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Tinnitus Library

Ask Barry - April 2011

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Do you have questions about tinnitus, our products or specific treatments? Ask Barry. Arches President Barry Keate will select the most representative questions each month publication. Regardless all questions will receive a personal reply from Barry.


Tinnitus expert, Barry Keate, answers your questions about Tinnitus Get answers right now to your questions on tinnitus. Search our Tinnitus Library Center or FAQs

NOTE: Ask Barry is pleased to be able to answer your questions based upon the information we have available. Our answers to your email inquiries are not substitutes for a physician's advice nor are they reviewed by a physician. If you are under a physician's care, please share with your doctor any suggestions you have received from Ask Barry.

This Month's Questions:

Trophorestorative herbs for tinnitus?

Hi Barry, I always enjoy getting your email newsletter! Of all the information on the internet about tinnitus, yours is the most comprehensive and sensible. I hope that all is well with you!

I am about to embark on another three month course of the Arches Tinnitus Relief Formula.

A friend of mine, who also has tinnitus, told me about a herbal farm in New Hampshire. Because my tinnitus originally started with an acoustic neuroma on the 8th nerve, they recommend that I take trophorestorative herbs. I have not heard about these herbs.

My tinnitus was mild until the summer of 2007 when a very loud sound level in a home theater sent my tinnitus through the roof. I developed hyperacusis, Musical Ear Syndrome, multiple sounds in the left (brain tumor/hearing aid ear). Fortunately my tinnitus has subsided but it isn't anywhere near to what I would like it to be or back to where it was before the acoustic trauma. My tinnitus fluctuates from day to day and throughout the day. Without rhyme or reason it does so. What are your thoughts about trophorestorative herbs treating my tinnitus condition?

Best, Alec Dorset, Vermont

Dear Alec, Thank you for your question and for your kind words. Before I get to your main question, I would like to address the fluctuation in your tinnitus. This is often the case when sensory signals from the body become entwined with auditory signals and then cause or modify tinnitus. This is known as somatic tinnitus. There are many different sensory signals but the most prevalent for tinnitus seem to be Temporo-Mandibular Joint dysfunction (TMJ) and muscle spasm in the neck.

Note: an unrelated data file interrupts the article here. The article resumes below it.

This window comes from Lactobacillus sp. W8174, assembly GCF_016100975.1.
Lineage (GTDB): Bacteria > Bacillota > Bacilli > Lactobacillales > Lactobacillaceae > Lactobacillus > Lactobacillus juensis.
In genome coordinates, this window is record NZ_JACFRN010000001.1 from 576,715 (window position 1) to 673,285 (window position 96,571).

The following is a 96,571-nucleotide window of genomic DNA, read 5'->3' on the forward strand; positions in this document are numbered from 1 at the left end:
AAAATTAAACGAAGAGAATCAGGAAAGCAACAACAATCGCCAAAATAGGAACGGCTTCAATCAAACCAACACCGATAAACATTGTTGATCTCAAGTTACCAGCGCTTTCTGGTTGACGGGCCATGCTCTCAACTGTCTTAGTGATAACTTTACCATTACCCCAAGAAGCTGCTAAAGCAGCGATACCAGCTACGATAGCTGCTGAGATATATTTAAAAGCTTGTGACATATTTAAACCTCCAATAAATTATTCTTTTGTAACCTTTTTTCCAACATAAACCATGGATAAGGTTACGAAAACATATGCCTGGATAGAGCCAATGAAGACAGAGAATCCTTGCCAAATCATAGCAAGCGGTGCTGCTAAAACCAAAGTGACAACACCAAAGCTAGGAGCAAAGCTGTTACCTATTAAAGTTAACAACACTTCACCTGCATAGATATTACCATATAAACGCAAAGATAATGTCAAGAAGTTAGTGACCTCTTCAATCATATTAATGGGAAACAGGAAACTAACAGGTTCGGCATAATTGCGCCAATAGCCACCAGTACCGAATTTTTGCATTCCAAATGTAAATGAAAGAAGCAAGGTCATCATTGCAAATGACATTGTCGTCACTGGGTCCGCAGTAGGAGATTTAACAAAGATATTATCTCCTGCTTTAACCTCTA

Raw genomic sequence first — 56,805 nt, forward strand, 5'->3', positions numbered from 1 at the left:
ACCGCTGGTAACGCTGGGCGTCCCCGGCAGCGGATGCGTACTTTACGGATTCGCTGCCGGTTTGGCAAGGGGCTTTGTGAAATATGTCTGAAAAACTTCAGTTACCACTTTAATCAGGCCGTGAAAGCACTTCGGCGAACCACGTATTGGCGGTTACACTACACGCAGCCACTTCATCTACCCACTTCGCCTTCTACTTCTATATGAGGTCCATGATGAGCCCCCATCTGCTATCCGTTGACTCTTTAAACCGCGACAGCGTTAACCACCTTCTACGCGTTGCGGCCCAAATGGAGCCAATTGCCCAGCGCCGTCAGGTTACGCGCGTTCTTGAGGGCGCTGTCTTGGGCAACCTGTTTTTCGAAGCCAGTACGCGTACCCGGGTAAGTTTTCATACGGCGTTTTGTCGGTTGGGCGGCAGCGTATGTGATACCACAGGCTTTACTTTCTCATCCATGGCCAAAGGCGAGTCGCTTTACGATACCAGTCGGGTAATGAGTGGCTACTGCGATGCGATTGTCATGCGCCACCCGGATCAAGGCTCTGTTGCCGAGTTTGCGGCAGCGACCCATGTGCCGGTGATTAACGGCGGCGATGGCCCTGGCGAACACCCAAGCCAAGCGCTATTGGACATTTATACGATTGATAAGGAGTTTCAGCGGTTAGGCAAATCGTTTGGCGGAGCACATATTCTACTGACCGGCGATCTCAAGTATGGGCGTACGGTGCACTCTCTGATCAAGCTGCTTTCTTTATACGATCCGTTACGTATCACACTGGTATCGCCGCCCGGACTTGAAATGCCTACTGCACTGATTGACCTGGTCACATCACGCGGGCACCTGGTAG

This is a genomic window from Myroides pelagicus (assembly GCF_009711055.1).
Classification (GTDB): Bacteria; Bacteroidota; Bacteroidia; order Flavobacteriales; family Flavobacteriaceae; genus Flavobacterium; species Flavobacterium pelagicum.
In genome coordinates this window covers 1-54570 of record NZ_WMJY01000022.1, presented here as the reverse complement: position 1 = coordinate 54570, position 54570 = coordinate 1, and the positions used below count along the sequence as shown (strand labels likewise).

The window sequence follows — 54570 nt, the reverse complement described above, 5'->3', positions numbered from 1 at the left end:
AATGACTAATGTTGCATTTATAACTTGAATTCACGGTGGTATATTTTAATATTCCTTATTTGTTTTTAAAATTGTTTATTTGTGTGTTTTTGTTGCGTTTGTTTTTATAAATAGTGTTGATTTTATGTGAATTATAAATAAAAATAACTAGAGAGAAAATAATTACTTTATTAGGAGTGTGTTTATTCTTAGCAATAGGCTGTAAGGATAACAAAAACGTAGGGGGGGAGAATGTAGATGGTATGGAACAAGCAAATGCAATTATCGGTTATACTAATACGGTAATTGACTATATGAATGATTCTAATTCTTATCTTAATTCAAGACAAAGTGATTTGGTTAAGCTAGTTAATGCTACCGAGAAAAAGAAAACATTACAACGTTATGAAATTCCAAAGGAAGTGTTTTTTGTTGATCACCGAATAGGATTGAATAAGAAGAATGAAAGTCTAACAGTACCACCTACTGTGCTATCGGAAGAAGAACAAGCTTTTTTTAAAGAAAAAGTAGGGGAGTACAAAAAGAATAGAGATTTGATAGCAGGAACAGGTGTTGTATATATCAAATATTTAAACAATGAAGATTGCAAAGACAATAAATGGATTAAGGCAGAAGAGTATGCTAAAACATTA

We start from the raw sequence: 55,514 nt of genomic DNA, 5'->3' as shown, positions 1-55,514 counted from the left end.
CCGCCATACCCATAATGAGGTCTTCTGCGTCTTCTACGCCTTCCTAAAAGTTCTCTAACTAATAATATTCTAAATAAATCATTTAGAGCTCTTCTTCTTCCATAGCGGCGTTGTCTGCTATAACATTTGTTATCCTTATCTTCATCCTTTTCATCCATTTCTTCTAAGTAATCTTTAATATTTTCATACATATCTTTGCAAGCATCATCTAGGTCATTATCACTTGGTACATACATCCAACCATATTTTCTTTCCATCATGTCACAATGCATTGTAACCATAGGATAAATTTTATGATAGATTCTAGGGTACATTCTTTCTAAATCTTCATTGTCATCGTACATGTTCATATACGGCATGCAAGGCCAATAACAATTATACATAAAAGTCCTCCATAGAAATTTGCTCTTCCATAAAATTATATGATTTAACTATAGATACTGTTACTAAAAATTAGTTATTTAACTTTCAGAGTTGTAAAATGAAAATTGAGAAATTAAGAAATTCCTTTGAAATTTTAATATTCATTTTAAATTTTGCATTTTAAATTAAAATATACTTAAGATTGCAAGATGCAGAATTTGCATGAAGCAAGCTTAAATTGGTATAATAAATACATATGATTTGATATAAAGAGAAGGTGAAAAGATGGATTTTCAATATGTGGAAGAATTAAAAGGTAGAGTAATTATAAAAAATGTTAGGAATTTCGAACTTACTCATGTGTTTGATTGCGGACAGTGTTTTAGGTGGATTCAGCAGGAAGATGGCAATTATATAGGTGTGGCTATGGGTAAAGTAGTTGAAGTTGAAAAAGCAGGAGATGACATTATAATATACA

Trophorestorative herbs are defined as "an herb, food or other substance that acts as a nutritive restorative for the body, usually with a strong affinity for an organ or organ system, and corrects deficiency and weakness, not simply through temporary stimulation but through the vital nourishment of the organ or organ system." Many herbs are listed as trophorestorative, including Ginkgo biloba for the cerebral system, Milk Thistle for the liver and St. John's Wort for the nervous system. So, Arches Tinnitus Formula™ is trophorestorative.

I'm certain there are other herbs besides ginkgo that may be used to treat tinnitus. I have not seen clinical studies on them but that does not mean they are ineffective. It simply means there haven't been clinical studies conducted. If you believe one or more trophorestorative herbs may help your tinnitus, you should try them. Be careful about combining possible side effects. Ginkgo, for instance, thins the blood and should not be combined with other herbs or medications that also thin the blood without proper medical supervision.

Wishing you quiet times, Barry Keate

Antidepressants, Blood Pressure and Tinnitus